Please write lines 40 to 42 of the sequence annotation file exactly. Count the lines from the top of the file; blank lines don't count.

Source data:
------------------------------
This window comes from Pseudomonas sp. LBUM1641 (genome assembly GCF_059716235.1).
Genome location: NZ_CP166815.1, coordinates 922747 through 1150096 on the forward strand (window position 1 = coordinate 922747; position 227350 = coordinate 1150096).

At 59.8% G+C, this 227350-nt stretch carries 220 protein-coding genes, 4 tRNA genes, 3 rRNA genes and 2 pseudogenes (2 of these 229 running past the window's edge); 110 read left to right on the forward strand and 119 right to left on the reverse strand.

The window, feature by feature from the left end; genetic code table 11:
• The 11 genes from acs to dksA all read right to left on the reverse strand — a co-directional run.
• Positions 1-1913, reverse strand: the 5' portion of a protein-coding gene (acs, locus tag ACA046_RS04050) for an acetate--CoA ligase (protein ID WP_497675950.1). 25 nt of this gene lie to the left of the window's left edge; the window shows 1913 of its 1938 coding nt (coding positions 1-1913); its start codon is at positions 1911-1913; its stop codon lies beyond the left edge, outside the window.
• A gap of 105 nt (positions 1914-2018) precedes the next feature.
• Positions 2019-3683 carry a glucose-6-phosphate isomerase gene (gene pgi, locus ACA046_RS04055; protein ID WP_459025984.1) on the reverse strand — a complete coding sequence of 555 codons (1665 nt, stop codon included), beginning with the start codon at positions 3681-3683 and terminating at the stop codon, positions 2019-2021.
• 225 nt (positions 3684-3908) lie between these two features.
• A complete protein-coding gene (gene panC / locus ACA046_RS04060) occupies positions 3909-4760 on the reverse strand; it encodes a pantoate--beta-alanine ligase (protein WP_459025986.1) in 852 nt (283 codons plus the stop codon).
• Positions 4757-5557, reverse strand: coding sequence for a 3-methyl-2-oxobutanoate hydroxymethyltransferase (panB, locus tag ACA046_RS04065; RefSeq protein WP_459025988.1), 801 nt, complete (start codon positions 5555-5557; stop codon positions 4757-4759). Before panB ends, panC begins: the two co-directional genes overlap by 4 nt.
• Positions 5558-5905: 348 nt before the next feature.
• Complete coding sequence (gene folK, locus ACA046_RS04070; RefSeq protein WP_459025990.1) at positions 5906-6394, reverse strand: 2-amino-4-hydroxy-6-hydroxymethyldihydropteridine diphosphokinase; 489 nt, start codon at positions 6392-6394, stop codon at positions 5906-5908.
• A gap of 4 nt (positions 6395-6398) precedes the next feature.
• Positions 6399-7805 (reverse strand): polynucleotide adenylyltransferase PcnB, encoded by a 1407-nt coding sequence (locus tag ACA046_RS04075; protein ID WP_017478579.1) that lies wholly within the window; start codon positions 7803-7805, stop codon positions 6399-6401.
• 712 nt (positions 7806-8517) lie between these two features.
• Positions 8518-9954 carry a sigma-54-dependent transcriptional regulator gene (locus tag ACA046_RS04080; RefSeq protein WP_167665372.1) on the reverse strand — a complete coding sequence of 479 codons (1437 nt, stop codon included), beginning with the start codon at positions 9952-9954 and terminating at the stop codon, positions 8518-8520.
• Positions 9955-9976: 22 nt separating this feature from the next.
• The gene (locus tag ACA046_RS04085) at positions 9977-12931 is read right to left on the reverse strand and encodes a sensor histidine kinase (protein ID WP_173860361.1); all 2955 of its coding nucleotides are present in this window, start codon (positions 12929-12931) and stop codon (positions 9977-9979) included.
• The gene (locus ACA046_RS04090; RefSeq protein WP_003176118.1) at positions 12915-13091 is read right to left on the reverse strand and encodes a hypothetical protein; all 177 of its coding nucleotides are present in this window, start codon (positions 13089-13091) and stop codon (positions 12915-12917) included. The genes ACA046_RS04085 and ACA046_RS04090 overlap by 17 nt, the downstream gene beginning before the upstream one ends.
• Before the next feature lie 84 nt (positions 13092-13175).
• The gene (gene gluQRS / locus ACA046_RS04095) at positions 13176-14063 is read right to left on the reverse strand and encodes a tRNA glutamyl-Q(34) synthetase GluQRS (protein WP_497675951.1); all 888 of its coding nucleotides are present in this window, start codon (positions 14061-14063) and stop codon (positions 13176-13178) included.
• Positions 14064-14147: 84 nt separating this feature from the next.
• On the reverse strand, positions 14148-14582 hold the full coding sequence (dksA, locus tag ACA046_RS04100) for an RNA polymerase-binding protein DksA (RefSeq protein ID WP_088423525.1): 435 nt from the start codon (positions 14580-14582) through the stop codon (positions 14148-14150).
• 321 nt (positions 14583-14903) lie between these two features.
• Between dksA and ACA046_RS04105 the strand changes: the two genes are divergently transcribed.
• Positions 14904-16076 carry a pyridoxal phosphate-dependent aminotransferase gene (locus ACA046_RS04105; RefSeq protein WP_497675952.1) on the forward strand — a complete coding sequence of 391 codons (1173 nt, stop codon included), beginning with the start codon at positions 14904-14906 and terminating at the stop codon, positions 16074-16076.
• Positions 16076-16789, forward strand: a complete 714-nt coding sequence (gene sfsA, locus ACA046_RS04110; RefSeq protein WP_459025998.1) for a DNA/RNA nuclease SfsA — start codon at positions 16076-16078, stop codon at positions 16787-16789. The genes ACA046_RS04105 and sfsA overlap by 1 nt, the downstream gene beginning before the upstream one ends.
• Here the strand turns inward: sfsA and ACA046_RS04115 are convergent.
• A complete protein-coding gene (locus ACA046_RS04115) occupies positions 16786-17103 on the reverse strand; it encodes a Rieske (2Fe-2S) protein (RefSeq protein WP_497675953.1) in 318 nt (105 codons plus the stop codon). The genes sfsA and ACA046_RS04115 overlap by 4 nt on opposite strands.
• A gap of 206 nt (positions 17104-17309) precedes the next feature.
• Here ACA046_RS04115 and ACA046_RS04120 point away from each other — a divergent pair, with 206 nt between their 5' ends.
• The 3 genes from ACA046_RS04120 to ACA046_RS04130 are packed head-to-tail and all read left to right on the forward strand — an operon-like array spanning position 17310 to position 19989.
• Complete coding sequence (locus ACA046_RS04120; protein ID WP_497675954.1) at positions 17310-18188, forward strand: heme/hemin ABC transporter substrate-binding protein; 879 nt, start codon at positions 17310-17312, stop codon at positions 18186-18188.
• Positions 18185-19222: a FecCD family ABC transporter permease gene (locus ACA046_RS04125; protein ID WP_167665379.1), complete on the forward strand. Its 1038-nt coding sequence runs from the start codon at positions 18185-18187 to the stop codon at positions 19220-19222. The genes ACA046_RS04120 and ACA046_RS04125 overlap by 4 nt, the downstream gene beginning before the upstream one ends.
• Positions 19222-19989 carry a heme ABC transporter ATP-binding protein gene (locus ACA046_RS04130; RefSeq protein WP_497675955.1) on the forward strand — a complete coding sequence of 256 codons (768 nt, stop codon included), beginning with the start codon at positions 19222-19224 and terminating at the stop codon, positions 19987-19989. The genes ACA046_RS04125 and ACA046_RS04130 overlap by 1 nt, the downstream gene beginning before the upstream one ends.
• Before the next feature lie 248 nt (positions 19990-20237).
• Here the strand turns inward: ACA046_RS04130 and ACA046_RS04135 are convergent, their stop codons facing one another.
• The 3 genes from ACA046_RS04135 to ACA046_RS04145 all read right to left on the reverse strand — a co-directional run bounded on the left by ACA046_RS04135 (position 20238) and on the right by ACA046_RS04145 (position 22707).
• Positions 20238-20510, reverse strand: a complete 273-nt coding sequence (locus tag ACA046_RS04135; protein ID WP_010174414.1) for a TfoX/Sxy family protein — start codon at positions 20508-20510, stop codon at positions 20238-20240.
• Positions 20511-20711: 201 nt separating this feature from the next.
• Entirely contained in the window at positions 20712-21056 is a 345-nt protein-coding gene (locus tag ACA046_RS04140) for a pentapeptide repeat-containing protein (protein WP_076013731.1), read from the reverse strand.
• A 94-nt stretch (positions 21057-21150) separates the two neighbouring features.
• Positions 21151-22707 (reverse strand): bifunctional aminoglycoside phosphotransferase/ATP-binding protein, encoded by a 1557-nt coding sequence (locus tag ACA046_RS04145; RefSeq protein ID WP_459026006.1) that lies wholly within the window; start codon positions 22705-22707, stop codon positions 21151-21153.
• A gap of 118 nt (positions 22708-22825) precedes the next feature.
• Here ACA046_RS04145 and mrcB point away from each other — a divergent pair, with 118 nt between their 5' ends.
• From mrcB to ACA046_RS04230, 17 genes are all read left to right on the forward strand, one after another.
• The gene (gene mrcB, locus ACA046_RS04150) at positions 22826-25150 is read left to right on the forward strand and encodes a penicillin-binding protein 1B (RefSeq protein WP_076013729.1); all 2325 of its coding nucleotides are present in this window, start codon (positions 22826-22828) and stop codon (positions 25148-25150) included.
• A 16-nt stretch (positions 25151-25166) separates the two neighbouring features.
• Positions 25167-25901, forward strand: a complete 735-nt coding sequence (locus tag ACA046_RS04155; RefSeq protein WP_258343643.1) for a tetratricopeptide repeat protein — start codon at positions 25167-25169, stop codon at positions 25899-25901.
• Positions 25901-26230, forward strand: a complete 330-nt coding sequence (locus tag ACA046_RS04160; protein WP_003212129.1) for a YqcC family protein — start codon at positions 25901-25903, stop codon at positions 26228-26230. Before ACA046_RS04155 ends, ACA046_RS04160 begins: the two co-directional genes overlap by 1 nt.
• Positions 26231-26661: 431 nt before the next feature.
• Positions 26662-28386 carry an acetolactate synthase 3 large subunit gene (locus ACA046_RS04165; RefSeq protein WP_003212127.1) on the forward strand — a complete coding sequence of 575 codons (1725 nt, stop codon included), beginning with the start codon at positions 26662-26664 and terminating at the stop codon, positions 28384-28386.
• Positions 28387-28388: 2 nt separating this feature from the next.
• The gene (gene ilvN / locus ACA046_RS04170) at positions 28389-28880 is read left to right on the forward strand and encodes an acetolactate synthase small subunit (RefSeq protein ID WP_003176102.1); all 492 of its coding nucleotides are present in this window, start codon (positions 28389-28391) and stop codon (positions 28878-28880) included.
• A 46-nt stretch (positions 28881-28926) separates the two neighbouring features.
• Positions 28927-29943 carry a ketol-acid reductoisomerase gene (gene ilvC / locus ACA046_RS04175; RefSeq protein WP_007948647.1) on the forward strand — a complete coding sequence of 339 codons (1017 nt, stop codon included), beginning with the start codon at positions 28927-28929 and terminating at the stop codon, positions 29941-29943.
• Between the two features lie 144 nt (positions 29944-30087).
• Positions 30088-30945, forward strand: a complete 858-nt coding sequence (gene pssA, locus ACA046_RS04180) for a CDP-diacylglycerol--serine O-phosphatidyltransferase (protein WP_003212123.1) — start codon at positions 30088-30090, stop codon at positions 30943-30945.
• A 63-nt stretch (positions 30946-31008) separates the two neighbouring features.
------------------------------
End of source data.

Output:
• Positions 20238-20510, reverse strand: a complete 273-nt coding sequence (locus tag ACA046_RS04135; protein ID WP_010174414.1) for a TfoX/Sxy family protein — start codon at positions 20508-20510, stop codon at positions 20238-20240.
• Positions 20511-20711: 201 nt separating this feature from the next.
• Entirely contained in the window at positions 20712-21056 is a 345-nt protein-coding gene (locus tag ACA046_RS04140) for a pentapeptide repeat-containing protein (protein WP_076013731.1), read from the reverse strand.